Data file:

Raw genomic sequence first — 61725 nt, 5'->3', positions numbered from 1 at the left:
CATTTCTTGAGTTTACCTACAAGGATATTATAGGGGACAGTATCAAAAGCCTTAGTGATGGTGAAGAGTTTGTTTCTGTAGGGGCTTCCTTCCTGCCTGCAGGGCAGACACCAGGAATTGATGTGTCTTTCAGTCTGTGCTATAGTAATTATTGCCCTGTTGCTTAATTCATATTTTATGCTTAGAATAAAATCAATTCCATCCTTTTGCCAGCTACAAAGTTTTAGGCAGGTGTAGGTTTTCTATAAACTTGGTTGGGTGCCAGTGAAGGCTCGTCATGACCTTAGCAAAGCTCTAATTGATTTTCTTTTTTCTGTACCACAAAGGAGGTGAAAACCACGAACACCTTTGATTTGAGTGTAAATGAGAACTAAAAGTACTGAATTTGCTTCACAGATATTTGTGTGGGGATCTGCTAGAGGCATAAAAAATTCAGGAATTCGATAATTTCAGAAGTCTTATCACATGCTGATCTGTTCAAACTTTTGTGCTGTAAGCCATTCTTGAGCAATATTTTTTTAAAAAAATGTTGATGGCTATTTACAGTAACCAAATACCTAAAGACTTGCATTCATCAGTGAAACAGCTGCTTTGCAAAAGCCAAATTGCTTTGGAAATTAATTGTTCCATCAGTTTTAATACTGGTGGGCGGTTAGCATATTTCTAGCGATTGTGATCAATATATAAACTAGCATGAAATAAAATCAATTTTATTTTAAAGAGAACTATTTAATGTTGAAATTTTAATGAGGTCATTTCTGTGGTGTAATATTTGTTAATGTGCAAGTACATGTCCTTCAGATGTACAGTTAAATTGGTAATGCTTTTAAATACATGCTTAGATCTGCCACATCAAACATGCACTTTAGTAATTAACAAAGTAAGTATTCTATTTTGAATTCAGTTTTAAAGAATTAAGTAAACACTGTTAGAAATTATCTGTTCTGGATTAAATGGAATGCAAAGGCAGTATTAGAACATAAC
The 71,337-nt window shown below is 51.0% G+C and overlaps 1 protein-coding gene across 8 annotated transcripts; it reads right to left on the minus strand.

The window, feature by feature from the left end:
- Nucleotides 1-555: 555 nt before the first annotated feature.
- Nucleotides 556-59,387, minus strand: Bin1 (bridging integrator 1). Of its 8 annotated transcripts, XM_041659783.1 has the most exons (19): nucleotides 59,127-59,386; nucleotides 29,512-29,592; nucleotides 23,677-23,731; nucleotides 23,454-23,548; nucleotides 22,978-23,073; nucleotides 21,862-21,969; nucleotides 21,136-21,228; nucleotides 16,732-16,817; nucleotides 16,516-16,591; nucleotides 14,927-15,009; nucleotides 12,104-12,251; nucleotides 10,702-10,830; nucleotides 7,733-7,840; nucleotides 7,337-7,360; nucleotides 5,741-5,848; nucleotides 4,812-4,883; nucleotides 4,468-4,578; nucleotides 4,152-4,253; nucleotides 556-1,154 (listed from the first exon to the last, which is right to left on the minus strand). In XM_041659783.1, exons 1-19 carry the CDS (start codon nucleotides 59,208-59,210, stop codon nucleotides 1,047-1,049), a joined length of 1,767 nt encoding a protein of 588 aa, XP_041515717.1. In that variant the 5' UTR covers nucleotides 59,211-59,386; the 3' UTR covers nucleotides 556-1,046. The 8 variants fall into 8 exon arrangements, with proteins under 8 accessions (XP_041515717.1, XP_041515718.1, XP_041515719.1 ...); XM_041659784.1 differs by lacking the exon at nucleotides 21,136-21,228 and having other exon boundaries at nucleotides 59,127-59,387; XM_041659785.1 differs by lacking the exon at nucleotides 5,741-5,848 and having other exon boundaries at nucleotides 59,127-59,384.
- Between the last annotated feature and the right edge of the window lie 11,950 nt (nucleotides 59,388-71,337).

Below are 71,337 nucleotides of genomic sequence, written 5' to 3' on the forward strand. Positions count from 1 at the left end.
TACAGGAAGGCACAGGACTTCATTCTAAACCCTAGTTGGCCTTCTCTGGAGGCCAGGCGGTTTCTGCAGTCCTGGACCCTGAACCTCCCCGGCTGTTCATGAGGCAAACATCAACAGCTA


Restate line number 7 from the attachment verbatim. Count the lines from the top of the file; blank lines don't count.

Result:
- Between the last annotated feature and the right edge of the window lie 11,950 nt (nucleotides 59,388-71,337).